Background information on The Amazon Rainforest & Indigenous Nationalities
UNESCO, the World Wild Life fund and the World Bank suggest that the Amazon Reserve for Peace located at the head waters of the Amazon River basin – latitude 00 06′ 49.85″ longitude 76 10′ 39.13″ -, is an integral part of the most species rich tract of Tropical Rainforests in the world. The SVSF Amazon program area is scientifically catalogued as a “Globally Outstanding Eco-region”, whereby it acquires a “Highest Priority status” for all forms of cooperation concerned with the protection of Tropical Rainforests, flora, fauna, fresh water supplies and the ancestral rights of the Amazon indigenous inhabitants.
That Rainforests are vital for global climate control is common knowledge based on scientific fact. Metaphorically speaking they are the lungs of the world, producing 40% of the oxygen we breathe. At the same time Rainforests are indispensable regulators of CO2 in the atmosphere.
The Amazon Rainforest represents over half of the Rainforests remaining on this Earth today. Ecuador’s Amazon region, comprising 13 million hectares, is home to 30% of all biodiversity. Approximately 40,000 plant, 3,000 fish, 1,560 bird, 430 mammal, 420 amphibian, 380 reptile and an almost infinite number of insect species have been classified.
Nurtured by the Andes mountain range, the Ecuadorian Amazon Rainforest forms a particularly significant part of the headwaters of the Amazon River basin, which is the source of 18% of our daily fresh water supply.
THE AMAZON INDIGENOUS COMMUNITIES
Ten identified Indigenous civilizations, approximately 115,000 people, inhabit the Ecuadorian Amazon- Achuar, Ai´Cofan, Huaorani, Quichua, Secoya, Shiwar, Shuar, Siona, Taromenani and Zaparo. Their culture, economy and welfare are synonymous with the protection and integrity of their ancestral lands. Aurelio, Shaman of the Ai´Cofan, Cesario, Shaman of the Secoyas and Delio, Shaman of the Sionas, believe that the source of life lies in the equilibrium and reciprocity between humans, flora and fauna. The Rainforest is the genesis of traditions, spiritual life and ancestral medicine, and constitutes the essence of cultural values. The three Shamans contend that an ecologically balanced and uncontaminated environment conditions the survival of Amazon Indigenous cultures.
Shamans Delio, Aurelio and Cesario are Directors of SELVA-Vida Sin Fronteras. At the same time, and given that leadership in Ancestral Amazon cultures is determined by blood lineages, Aurelio, Cesario and Delio are the traditional representatives of their cultures.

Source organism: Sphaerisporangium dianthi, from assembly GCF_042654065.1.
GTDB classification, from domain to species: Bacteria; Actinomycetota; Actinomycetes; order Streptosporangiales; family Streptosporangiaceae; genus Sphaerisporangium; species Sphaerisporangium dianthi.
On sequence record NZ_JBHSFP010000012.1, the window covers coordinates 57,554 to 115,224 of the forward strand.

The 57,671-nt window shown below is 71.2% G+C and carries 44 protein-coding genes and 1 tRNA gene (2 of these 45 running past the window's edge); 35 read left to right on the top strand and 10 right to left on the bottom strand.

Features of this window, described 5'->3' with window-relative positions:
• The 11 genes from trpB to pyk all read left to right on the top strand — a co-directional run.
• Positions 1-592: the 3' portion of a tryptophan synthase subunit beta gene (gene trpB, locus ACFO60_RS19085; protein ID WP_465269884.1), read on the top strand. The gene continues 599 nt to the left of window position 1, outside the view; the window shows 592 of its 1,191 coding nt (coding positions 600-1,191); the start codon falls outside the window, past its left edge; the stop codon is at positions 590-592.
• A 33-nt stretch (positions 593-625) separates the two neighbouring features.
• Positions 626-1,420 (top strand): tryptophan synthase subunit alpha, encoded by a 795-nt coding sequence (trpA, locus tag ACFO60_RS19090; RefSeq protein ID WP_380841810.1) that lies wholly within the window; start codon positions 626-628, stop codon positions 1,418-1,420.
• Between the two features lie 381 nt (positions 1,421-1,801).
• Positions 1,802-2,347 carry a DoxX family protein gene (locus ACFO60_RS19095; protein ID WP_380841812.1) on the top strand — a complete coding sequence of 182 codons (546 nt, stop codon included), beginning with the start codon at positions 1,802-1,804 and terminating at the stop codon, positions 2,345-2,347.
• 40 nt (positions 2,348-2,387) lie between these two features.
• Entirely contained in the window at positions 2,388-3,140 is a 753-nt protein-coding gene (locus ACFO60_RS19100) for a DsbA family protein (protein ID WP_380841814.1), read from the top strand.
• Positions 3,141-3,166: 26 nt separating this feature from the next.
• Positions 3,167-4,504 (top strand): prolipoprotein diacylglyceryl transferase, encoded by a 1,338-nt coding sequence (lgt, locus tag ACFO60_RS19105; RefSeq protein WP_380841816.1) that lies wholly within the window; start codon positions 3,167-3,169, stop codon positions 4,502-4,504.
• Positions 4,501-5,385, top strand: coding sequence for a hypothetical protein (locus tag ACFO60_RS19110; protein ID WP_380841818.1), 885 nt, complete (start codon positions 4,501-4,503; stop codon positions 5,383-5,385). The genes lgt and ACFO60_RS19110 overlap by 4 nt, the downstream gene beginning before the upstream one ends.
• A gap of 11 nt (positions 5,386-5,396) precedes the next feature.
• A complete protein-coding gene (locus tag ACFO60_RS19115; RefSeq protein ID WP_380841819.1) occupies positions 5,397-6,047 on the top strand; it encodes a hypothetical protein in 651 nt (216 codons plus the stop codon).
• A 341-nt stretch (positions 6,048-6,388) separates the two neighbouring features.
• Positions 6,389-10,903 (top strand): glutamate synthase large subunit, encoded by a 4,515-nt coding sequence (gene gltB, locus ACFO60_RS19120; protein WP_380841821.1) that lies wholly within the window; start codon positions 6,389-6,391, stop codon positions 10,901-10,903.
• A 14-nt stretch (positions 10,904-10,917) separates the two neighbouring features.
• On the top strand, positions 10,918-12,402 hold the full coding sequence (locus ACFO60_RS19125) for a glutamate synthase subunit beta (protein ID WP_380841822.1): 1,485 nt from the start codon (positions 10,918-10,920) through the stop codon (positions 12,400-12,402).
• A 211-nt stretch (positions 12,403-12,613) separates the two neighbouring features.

The Ai’Cofan community is comprised of approximately 700 people organized in extended families, and located along the Aguarico River in the province of Sucumbios. They refer to themselves as “Ai” which in their language, “Ingae”, means “people”.
The Secoyas and Sionas number 850 inhabitants, and live on the banks of the Putumayo, Aguarico and Cuyabeno rivers. The three civilizations practice the cult of “Yage” as a means to acquire knowledge, consolidate power and to communicate with supernatural powers. They believe in a universe consisting of two worlds – an underground world inhabited by mortals, referred to as “the house of the earth”, and a celestial world, home of the spirits representing all species living in “the house of the earth.”
The Ancestral medicine practiced by the Shamans is based on over 700 species of plants, endemic to the Amazon Rainforest. These medicinal plants account for 25% of all western pharmaceuticals, although they only represent 10% of the plant species utilized in Shamanic remedies.
Historically the Ai’Cofan, Secoya and Siona communities satisfied their basic needs by following the seasonal migrations of animals in an area extending over 30 million hectares – stretching from Colombia in the north and north east, through Ecuador to Peru in the south. Since 1964 this area has been drastically reduced as a result of oil exploration and the expansion of the agricultural frontier. We estimate that approximately 59% of the primary Rainforest has been destroyed during the last 30 years.
Indigenous mortality rates in the Amazon practically coincide with deforestation- both in time and in percentages. We have documented a drastic reduction of the Secoya and Siona population since 1985, approximately 73% and 60% respectively. The plight of the Ai’Cofanes is particularly bleak. They have been the victims of genocide, land displacement and diseases such as flu, measles and smallpox. Prior to 1970, the total Ai’Cofan population was estimated at 15,000 people. Today only 700 survive, a shocking 95.4% decline.
The words ” Ecuador has been, Is and Will Be an Amazonian Country” are firmly engraved in the walls of the Presidential Palace. They are synonymous with national culture and incorporated into official protocol. However if the concepts, implied by these words, are chronologically scrutinized in terms of environment protection, sustainability, or the defence and respect for the human rights of the Amazon communities, they would be referring to a tragedy in the making; a disaster of universal proportions and consequences.
The bottom line is that since 1964, the history of the Ecuadorian Amazon can be characterized by the developmental genocide of the Amazon Indigenous population and the ever accelerating destruction of one of the most significant and species rich ecosystems known to man. This may be sad, irrational, shocking, unmoral, suicidal, but unfortunately it is, beyond any reasonable doubt, an undeniable fact of life.
The important question that we have to ask ourselves is: What has to be done to turn the page on such dismal chapters in history? In times of trouble we have to remain positive and SELVA-Vida Sin Fronteras believes that we really must and shall reach an agreement on how and what has to be done, and continue to take concrete corrective action.